Outside of those protected categories, employers have pretty broad latitude in terms of what they can ask or investigate about a particular job applicant. They can't ask you where you go to church, but they can ask you what restaurants you like. They can ask you where you shop for shoes, or if you like soccer more than basketball, or if you swear frequently, or even a long series of Monty Python-like idiotic questions, like "what is your favorite color?" Actually they probably could legally ask you for most everything they might find out from your Facebook account. Employers don't do that, and never have, probably because before the advent of social networking sites it would take a great deal of time and effort to verify all of the answers to those questions. So the digital world does for intrusive employers exactly what it does for everyone else (in particular, divorce lawyers)–for better or for worse, it makes finding information very quick and easy.

I am fairly optimistic that there will be appropriate legislation on a federal level to curtail this practice, but having observed Congress for several decades, I'm just not convinced that it will occur in my lifetime.

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It may not be as simple as banning the asking of those kinds of questions, probably by creating a new protected category relating to the "expectation of privacy" based on the Fourth Amendment to the Constitution. Furthermore, as is the case with legislation dealing with employers checking the credit reports of job seekers, there may be some exceptions to a general rule. Most folks would agree that an employer hiring someone to handle money probably should be able to find out how he or she has met their obligations in the past, by checking his or her credit report. Similarly, I believe employers should have significant latitude in the case of people looking for jobs in the national security or intelligence area. Because of considerations such as these (as well as legislative gridlock in Washington generally), it may be years before there is a clear federal statute protecting us against employers looking to crawl onto our Facebook pages or into our e-mail accounts.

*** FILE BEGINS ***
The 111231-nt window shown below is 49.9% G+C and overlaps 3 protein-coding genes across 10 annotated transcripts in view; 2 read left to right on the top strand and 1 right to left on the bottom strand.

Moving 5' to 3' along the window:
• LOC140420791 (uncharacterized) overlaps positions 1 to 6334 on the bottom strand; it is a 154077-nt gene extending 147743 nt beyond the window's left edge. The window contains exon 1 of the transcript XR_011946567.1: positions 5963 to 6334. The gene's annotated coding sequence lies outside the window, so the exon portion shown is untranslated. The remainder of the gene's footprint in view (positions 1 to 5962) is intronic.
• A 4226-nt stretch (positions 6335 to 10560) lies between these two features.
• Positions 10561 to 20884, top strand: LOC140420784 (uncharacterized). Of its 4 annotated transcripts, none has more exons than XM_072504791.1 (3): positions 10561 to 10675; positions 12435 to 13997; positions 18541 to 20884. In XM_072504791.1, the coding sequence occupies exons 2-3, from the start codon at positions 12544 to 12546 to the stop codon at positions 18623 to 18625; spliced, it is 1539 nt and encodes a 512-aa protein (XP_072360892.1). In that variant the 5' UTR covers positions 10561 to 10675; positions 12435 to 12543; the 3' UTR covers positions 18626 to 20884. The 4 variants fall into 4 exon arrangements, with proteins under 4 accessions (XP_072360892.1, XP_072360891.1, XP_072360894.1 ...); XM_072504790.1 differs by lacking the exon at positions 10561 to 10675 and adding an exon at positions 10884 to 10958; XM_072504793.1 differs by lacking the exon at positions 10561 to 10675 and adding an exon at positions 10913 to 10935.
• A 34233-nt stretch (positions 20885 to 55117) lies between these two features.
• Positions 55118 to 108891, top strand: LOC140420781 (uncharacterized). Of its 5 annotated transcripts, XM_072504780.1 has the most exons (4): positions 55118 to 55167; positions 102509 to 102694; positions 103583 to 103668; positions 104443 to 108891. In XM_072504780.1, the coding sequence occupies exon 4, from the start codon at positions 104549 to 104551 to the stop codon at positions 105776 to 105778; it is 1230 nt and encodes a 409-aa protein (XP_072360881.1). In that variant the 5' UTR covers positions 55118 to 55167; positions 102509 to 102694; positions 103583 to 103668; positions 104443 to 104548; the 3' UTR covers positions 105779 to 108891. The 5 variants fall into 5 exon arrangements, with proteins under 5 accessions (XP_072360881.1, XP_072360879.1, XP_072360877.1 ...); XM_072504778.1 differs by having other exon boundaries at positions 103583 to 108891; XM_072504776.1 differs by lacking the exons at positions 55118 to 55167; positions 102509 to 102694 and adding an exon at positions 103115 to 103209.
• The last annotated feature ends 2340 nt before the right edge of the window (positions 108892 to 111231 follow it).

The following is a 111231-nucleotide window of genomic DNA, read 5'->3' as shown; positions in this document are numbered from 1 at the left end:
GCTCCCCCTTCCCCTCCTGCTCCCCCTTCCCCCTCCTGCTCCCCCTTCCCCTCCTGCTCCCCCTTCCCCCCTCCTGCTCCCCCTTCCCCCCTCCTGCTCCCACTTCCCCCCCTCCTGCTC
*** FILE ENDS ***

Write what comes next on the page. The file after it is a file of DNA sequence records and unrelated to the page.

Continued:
In the meantime, don't stand for it. Get angry. It is outrageous. Some commentators compare it to asking you for your house keys or your personal diaries.

You have more leverage than you think. Most employers, especially large companies , do not want employment hassles. Mostare really very careful to avoid asking you about those protected categories and asking you for your e-mail or social networking passwords could well violate THE EXISTING laws protecting those categories. And no company wants to be on the ACLU or EEOC's Most Wanted list.

Source: Credit.com (http://s.tt/18nPA)

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This work is the opinion of the columnist and in no way reflects the opinion of ABC News.

Adam Levin is chairman and cofounder of Credit.com and Identity Theft 911. His experience as former director of the New Jersey Division of Consumer Affairs gives him unique insight into consumer privacy, legislation and financial advocacy. He is a nationally recognized expert on identity theft and credit.